Eager to address the detrimental social effects of aging among the seniors of Mar del Plata, Jorge launched his first Papelnonos orchestra in 1989. Papelnonos is a combination of the Spanish word for paper and Italian slang for grandparents. Through workshops and courses, participants learn how to construct and play paper instruments and how to teach others, of all ages, to do the same. The orchestra performs compositions, written by Jorge, that focus on themes of aging gracefully, at various community venues and events for young and old alike.As the program has received media coverage and its popularity has grown, Jorge has expanded its scope of activities. Jorge worked with Mar del Plata's seniors to stock and maintain two new public libraries devoted to information about aging and music, including books written by and music recorded by the Papelnonos. In early 2000, Jorge wrote and published the novella Angelo Bello and Old Age, based on his experiences in working with the elderly, to further promote values of respect and activity throughout Argentina's seniors' community. The novella, which is distributed free-of-charge through civil society organizations across the country, accompanies a comprehensive guide to facilitate dialogues on aging and promote integration of the elderly into social activities.In 1998, Jorge founded the Papelnonos Institute for Human Development, designed as a response to the needs of aging populations in Argentina and abroad. The Institute helps adapt the Mar del Plata model for use in other communities, lending infrastructure for operations, programming, financing, outreach, and marketing. Jorge conducts workshops for elder care professionals and civil society organizations and holds seminars on seniors' contributions to and place within contemporary society. Today, more than eight thousand older Argentines participate in orchestras of Jorge's model, while the Institute directly and indirectly impacts hundreds of thousands more throughout South America. As a result, Papelnonos is now also being promoted as a peacemaking activity, linking communities in conflict through music and respect for the aged. During recent years, Jorge has been working with the Israeli-Argentine Association to promote peacemaking through thirty-three Jewish senior centers in the Middle East.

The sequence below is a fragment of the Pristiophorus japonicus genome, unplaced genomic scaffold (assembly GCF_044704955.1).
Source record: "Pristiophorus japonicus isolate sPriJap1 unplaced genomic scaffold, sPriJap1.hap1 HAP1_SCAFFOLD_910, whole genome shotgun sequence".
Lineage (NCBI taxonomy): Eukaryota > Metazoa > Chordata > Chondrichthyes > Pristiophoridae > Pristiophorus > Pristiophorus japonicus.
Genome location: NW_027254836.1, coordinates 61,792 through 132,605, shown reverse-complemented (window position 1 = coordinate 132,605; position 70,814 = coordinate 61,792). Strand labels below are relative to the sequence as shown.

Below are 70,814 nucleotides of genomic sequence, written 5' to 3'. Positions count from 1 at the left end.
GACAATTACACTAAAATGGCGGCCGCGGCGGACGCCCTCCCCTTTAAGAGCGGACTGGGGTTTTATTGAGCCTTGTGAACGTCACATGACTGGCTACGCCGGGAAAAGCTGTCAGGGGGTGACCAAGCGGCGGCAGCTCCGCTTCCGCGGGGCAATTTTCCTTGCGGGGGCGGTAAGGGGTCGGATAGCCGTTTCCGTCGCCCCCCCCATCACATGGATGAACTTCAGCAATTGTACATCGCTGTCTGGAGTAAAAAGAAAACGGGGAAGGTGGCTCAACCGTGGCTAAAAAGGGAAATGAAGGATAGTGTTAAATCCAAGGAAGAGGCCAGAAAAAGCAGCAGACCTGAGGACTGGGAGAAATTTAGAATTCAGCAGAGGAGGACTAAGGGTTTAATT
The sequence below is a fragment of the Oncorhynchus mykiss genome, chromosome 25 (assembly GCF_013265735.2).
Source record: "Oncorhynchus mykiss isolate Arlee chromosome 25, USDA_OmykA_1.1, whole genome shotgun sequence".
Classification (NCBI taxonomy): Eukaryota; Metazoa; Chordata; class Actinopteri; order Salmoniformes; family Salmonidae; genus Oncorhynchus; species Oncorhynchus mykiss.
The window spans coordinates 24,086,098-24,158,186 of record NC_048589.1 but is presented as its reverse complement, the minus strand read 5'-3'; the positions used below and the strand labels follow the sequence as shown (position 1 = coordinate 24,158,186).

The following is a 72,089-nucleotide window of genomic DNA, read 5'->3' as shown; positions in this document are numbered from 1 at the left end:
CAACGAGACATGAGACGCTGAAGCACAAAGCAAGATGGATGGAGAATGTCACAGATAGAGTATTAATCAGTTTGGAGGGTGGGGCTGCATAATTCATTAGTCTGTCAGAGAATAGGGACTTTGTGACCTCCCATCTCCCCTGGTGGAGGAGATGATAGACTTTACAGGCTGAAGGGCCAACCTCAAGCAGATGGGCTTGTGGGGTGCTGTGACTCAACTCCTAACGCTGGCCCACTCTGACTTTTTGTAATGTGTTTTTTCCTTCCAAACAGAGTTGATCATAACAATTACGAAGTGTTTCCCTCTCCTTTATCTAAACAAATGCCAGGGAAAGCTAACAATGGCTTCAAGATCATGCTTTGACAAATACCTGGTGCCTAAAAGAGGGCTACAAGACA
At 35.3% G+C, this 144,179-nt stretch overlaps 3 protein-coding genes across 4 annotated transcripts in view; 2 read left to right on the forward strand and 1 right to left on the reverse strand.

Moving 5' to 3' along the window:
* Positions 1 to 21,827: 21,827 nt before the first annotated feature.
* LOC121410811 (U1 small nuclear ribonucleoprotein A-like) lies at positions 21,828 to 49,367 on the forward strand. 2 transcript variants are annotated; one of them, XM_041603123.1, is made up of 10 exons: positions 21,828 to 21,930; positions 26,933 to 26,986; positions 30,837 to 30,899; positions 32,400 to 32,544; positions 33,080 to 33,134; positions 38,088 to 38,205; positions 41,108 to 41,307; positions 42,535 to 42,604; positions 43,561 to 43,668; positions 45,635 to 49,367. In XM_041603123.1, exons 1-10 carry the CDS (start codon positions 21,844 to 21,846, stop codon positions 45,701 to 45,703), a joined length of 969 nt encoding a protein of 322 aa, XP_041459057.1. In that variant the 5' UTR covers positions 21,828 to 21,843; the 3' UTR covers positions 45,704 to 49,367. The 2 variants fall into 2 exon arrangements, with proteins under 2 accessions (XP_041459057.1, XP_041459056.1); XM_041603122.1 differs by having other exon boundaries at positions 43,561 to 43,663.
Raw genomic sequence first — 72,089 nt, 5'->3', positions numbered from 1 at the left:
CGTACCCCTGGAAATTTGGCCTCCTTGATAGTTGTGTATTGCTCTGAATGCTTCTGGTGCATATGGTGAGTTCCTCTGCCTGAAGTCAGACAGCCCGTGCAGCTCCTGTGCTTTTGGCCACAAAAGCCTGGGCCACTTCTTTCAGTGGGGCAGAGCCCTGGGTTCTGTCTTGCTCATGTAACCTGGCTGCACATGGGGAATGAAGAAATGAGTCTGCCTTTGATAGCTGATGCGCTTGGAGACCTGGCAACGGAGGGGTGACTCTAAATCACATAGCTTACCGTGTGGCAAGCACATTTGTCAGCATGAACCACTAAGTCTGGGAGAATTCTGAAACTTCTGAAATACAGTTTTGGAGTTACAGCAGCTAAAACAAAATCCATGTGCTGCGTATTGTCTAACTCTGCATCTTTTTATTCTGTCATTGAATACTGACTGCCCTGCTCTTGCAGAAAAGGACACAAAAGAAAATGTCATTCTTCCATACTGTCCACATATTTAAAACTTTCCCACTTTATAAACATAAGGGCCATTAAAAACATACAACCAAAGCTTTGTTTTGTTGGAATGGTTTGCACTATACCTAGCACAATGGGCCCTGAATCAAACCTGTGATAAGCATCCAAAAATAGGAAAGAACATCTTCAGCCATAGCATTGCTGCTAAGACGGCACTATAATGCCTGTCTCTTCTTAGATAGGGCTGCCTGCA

As a child, Jorge spent hours on end at a neighborhood club called The XXV, named for the twenty-five grandfathers who founded it. He fondly remembers learning how to play bocci under their patient tutelage, even representing the seniors' club at local tournaments. At age fourteen, Jorge started a bocci newsletter dedicated to his elderly friends and composed The XXV Club theme song, a symbol of his gratitude to his adopted grandfathers. Jorge also traces his passion for working with the elderly to memories of his grandfather, who was bedridden for most of his later years. Jorge recalls the man's ongoing desire to express himself and find meaning in his existence, despite his condition. He remembers his grandfather writing poems, making up songs, and drawing countryside scenes. After finishing his military service and studies in psychology, Jorge settled in the seaside city of Mar del Plata, where one of his first assignments as professor of psychology involved supervising a high school students' study of the elderly in that community. The study resulted in the creation of Argentina's first University for the Elderly in 1983. Six years later, Jorge launched Papelnonos while continuing to teach both psychology and music. Shortly thereafter, he retired his professorship to dedicate himself to the Papelnonos program, developing its six areas of creative expression through art and music, public education on aging, research into productivity in later life, training in the use of computers, instruction on nutrition and psychology for seniors, and recreational activities including camping and tourism. Jorge plans to continue his work with the Papelnonos for years to come, after which he will join them in their travelling orchestra.